Wales, ed. by John Rhys, 1883, i. 384–7; Inderwick's Side-Lights on the Stuarts, 1888, pp. 365–427 (with copy of a rare engraving of Kneller's portrait of Jeffreys); Granger's Biog. Hist. of England, 1804, iii. 368–9, iv. 272, 308–10; Burke's Extinct Peerage, 1883, pp. 298, 608; Cobbett's State Trials, 1810–12, vols. vii–xii.; Seward's Anecdotes, 1804, iv. 141–4; Masters of the Bench of the Inner Temple, 1883, p. 49; Alumni Westmon. 1852, pp. 158, 203, 316, 533; Gent. Mag. 1785, vol. lv. pt. ii. pp. 769–70, 939; Marriage Licenses, London, 1611–1828 (Harl. Soc. Publ. 1887), pp. 302, 328; Notes and Queries, 1st ser. vi. 432, vii. 45, 2nd ser. i. 29, 70, 128, 145, 332, 479, ii. 25, iv. 142, 3rd ser. iv. 374, v. 494, ix. 276, 4th ser. vi. 541, xi. 216, 310, 5th ser. vi. 148, 7th ser. ix. 107, 155, 215, 247; Brit. Mus. Cat.]
JEFFREYS, GEORGE (1678–1755), versifier, was son of Christopher Jeffreys [see under Jeffreys, George, d. 1685] of Little Weldon, Northamptonshire. His mother Anna seems to have been sister of James Brydges, lord Chandos, whose son was first duke of Chandos. Jeffreys was born in 1678 (probably at Weldon, but there are no baptism entries in its registers from 1677 to 1684), and sent, as his father had been, to Westminster School, where he was under Busby. On 12 Nov. 1694 he was entered as pensioner at Trinity College, Cambridge, and was admitted a scholar on 23 April 1697. He graduated B.A. in 1698, M.A. in 1702, and acted as moderator in the philosophical schools (1706), senior taxor (1707), and sub-orator to William Ayloffe. On 2 Oct. 1701 he was elected a minor fellow of Trinity College, became major fellow on 17 April 1702, and lector linguæ Latinæ in 1704. As he did not take orders in the English church, he vacated his fellowship in 1709. Jeffreys came to London and was called to the bar, but never sought a practice. He was secretary to Dr. Hartstonge [q. v.], bishop of Derry from 1714 to 1717, and held ‘some post in the custom-house’ at London, but passed most of his life at leisure in the houses of his relations, the dukes of Chandos, where, as Lord Cork says, ‘he moved and spoke the gentleman.’ He died on 17 Aug. 1755, at the age of seventy-seven.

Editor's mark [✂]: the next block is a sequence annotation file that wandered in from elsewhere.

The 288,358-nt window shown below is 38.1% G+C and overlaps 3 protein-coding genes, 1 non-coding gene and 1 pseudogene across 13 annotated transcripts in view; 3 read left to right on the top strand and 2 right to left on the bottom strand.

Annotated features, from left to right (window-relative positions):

Jeffreys was the author of:
- ‘Edwin, a Tragedy, acted at the Theatre in Lincoln's Inn Fields,’ 1724, of which Dr. Young says in a letter to Lady Mary W. Montagu (Letters, 1861 ed., ii. 11) that it ‘before acting brought its author above 1,000l.’ It was performed for six nights.
- ‘Merope, a tragedy, acted at the Theatre in Lincoln's Inn Fields,’ 1731. On the second night the audience was dismissed without the play being produced. Many years later the author stated that it furnished Voltaire with some unacknowledged hints for his play of the same name.
- ‘Father Francis and Sister Constance,’ a poem from a story in the ‘Spectator;’ and ‘Chess,’ a poem, translated into English from Vida, 1736. The second piece had been read by Pope, ‘and some few retrenchments and alterations’ made therein on his suggestion. Some comparison between it and a version by Goldsmith is in Forster's ‘Life of Goldsmith’ (1854), ii. 267–8.
- ‘Miscellanies in Verse and Prose,’ 1754, some copies of which were issued as remainders in 1767. It was dedicated to the Marquis of Carnarvon, and contained an oratorio called ‘The Triumph of Truth,’ the two plays already mentioned, and two orations which he had delivered before the university of Cambridge, the former in 1702 in praise of Queen Anne, and the latter on 30 Jan. 1704 on the anniversary of the death of Charles I.
Jeffreys was the author of some verses prefixed to Addison's ‘Cato,’ which attracted great attention. They were left with the printer by an unknown hand, and Addison never knew from whom they came. Translations or imitations by Jeffreys of several of the odes of Horace were printed in John Duncombe's translation (1757 and 1767), and he wrote the epilogue to Southerne's ‘Money the Mistress.’ Some letters to and from him are inserted in Duncombe's ‘Collection of Letters’ (1773), ii. 17–33, 179–270, together with his essay on the use of monosyllables in poetry (ii. App.), which was reprinted in the ‘Gentleman's Magazine,’ 1773, pp. 86–8. Specimens of the poetry of Jeffreys are in the same periodical for 1752 and 1753, Dodsley's ‘Collection,’ iv. 311–18, v. 70–83, Nichols's ‘Poets,’ vi. 57–63, and Southey's ‘Later Poets,’ ii. 213–23.
[Gent. Mag. 1755, p. 381; Baker's Biog. Dramatica, 1812 ed., i. 396, ii. 187, iii. 36; Doran's Their Majesties' Servants, 1888 ed., ii. 23–4; Welch's Alumni Westmonast., ed. Phillimore, pp. 152, 225, 228; Johnson's Poets, ed. Cunningham, ii. 139; Southerne's Works, 1774, iii. 242–3; Trin. Coll. Records, per Mr. W. Aldis Wright.]
JEFFREYS, JOHN GWYN (1809–1885), conchologist, was born at Swansea on 18 Jan. 1809. He was the eldest of four children, and was educated at Swansea grammar school, where he became ‘head boy,’ and from whose master, Mr. Griffiths, he received his first lessons in shell collecting. At the age of seventeen Jeffreys was articled to a local solicitor. After a successful career of many years in his profession at Swansea, Jeffreys was called to the bar in 1856, when he removed to London, his object being to